While Oxytocin increases trust, it does so only to a certain degree. In a study, participants played a variation of the trust game and acted as an “investor,” deciding how much money to allocate to a “trustee.” The trustee was described as trustworthy, untrustworthy, or neutral. Participants who received intranasal oxytocin gave more money to the trustworthy and neutral trustees. Participants that received oxytocin did not give more money to the untrustworthy trustee, implying that oxytocin only increases trust when there is no reason to be distrustful.

Oxytocin affects social distance between adult males and females, and may be responsible at least in part for romantic attraction and subsequent monogamous pair bonding. An oxytocin nasal spray caused men in a monogamous relationship, but not single men, to increase the distance between themselves and an attractive woman during a first encounter by 10 to 15 centimeters. The researchers suggested that oxytocin may help promote fidelity within monogamous relationships. For this reason, it is sometimes referred to as the “bonding hormone”. There is some evidence that oxytocin promotes ethnocentric behavior, incorporating the trust and empathy of in-groups with their suspicion and rejection of outsiders. Furthermore, genetic differences in the oxytocin receptor gene (OXTR) have been associated with maladaptive social traits such as aggressive behaviour.

Affecting generosity by increasing empathy during perspective taking: In a neuroeconomics experiment, intranasal oxytocin increased generosity in the Ultimatum Game by 80%, but had no effect in the Dictator Game that measures altruism. Perspective-taking is not required in the Dictator Game, but the researchers in this experiment explicitly induced perspective-taking in the Ultimatum Game by not identifying to participants into which role they would be placed. Serious methodological questions have arisen, however, with regard to the role of oxytocin in trust and generosity.

Empathy in healthy males has been shown to be increased after intranasal oxytocin. This is most likely due to the effect of oxytocin in enhancing eye gaze. There is some discussion about which aspect of empathy oxytocin might alter – for example, cognitive vs. emotional empathy.

Certain learning and memory functions are impaired by centrally administered oxytocin. Also, systemic oxytocin administration can impair memory retrieval in certain aversive memory tasks. Interestingly, oxytocin does seem to facilitate learning and memory specifically for social information. Healthy males administered intranasal oxytocin show improved memory for human faces, in particular happy faces. They also show improved recognition for positive social cues over threatening social cues and improved recognition of fear.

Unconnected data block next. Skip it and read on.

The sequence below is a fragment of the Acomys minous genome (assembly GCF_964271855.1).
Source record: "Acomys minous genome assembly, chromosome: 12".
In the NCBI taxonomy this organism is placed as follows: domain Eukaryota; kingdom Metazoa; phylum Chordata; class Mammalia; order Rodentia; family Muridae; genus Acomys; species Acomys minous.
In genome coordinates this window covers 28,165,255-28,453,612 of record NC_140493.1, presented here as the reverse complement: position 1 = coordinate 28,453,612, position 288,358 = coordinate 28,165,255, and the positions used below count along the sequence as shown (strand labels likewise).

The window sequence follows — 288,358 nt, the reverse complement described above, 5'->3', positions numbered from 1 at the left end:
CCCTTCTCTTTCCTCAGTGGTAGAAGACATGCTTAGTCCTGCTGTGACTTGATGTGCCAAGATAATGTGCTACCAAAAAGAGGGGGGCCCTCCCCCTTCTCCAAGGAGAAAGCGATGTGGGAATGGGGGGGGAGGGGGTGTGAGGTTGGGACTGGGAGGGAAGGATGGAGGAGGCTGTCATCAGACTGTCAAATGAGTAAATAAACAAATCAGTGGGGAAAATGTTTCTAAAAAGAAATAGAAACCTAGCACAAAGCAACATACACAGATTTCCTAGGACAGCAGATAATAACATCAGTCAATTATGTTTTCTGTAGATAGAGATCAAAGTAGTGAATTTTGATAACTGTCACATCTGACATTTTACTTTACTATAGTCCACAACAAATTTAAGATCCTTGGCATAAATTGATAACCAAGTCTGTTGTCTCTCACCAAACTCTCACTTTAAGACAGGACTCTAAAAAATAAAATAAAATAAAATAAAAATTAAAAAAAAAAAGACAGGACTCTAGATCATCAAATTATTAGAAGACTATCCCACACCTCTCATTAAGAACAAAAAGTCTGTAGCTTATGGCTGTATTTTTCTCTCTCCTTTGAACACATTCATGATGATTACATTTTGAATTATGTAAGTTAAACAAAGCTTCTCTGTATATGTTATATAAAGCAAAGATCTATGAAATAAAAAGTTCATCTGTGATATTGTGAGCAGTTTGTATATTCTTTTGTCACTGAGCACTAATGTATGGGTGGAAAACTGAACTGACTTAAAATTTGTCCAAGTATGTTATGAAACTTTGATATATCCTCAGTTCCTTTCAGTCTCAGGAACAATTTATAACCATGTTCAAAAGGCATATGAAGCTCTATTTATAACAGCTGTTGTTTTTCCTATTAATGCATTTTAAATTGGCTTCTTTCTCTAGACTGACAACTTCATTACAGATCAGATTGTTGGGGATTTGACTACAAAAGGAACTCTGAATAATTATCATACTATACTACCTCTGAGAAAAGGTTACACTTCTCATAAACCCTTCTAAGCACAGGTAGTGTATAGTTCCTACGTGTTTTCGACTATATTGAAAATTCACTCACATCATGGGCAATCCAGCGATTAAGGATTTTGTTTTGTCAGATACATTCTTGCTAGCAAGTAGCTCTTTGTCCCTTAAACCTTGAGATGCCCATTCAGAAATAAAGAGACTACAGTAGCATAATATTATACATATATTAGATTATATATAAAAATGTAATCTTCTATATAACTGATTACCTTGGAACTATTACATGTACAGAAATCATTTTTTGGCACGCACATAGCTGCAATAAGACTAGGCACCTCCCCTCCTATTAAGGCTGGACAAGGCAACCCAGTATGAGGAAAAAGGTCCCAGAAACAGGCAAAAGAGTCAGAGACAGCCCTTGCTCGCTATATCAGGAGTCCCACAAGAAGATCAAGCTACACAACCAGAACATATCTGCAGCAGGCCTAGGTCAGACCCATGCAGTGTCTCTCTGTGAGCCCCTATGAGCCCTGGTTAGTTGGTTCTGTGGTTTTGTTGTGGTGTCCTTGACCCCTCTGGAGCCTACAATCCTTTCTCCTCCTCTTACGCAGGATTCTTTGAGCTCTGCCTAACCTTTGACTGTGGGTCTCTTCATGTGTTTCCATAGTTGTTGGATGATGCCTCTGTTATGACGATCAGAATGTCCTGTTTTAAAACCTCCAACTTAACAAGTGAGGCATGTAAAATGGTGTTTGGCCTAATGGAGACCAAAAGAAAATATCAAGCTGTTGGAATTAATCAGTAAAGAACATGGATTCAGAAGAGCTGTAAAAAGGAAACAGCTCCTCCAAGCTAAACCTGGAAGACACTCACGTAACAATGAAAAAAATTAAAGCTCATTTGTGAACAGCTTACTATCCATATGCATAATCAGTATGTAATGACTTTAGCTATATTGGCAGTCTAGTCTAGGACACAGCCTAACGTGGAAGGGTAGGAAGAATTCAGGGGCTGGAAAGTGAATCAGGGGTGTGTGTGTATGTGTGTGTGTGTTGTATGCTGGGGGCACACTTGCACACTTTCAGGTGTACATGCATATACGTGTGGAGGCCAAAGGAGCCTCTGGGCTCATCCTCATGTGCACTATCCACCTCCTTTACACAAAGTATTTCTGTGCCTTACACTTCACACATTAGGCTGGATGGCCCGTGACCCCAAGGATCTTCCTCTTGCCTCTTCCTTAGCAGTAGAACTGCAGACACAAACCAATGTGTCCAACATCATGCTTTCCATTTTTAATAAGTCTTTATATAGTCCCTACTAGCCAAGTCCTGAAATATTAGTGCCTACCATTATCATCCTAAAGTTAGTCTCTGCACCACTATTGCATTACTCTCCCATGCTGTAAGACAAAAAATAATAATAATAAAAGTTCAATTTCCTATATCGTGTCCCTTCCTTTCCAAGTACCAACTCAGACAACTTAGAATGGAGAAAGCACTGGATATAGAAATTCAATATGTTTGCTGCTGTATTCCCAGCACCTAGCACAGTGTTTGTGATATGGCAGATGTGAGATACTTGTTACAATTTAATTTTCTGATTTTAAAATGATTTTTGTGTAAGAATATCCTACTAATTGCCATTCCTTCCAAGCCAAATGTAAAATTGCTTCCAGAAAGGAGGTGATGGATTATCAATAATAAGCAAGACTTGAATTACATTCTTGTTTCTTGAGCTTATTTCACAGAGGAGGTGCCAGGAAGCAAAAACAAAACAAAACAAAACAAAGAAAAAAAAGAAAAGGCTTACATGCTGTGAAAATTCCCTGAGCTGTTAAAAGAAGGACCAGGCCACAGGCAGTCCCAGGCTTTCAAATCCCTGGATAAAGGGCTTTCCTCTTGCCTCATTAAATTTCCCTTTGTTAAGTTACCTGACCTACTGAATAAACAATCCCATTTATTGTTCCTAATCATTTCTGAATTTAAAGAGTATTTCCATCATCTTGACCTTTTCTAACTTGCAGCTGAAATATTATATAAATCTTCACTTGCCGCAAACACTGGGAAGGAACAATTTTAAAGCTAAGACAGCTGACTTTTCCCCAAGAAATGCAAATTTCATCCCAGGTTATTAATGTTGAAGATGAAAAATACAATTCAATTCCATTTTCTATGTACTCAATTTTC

Oxytocin injected into the cerebrospinal fluid causes spontaneous erections in rats, reflecting actions in the hypothalamus and spinal cord. Centrally administrated oxytocin receptor antagonists can prevent noncontact erections, which is a measure of sexual arousal. Studies using oxytocin antagonists in female rats provide data that oxytocin increases lordosis behavior, indicating an increase in sexual receptivity.

In the prairie vole, oxytocin released into the brain of the female during sexual activity is important for forming a monogamous pair bond with her sexual partner. Vasopressin appears to have a similar effect in males. Oxytocin has a role in social behaviors in many species, so it likely also does in humans. In a 2003 study, both humans and dog oxytocin levels in the blood rose after five to 24 minutes of a petting session. This possibly plays a role in the emotional bonding between humans and dogs.

Maternal behavior: Female rats given oxytocin antagonists after giving birth do not exhibit typical maternal behavior. By contrast, virgin female sheep show maternal behavior toward foreign lambs upon cerebrospinal fluid infusion of oxytocin, which they would not do otherwise. Oxytocin is involved in the initiation of maternal behavior, not its maintenance; for example, it is higher in mothers after they interact with unfamiliar children rather than their own.

In some studies, high levels of plasma oxytocin have been correlated with romantic attachment. For example, if a couple is separated for a long period of time, anxiety can increase due to the lack of physical affection. Oxytocin may aid romantically attached couples by decreasing their feelings of anxiety when they are separated.

Extract from : The awesome lover’s manual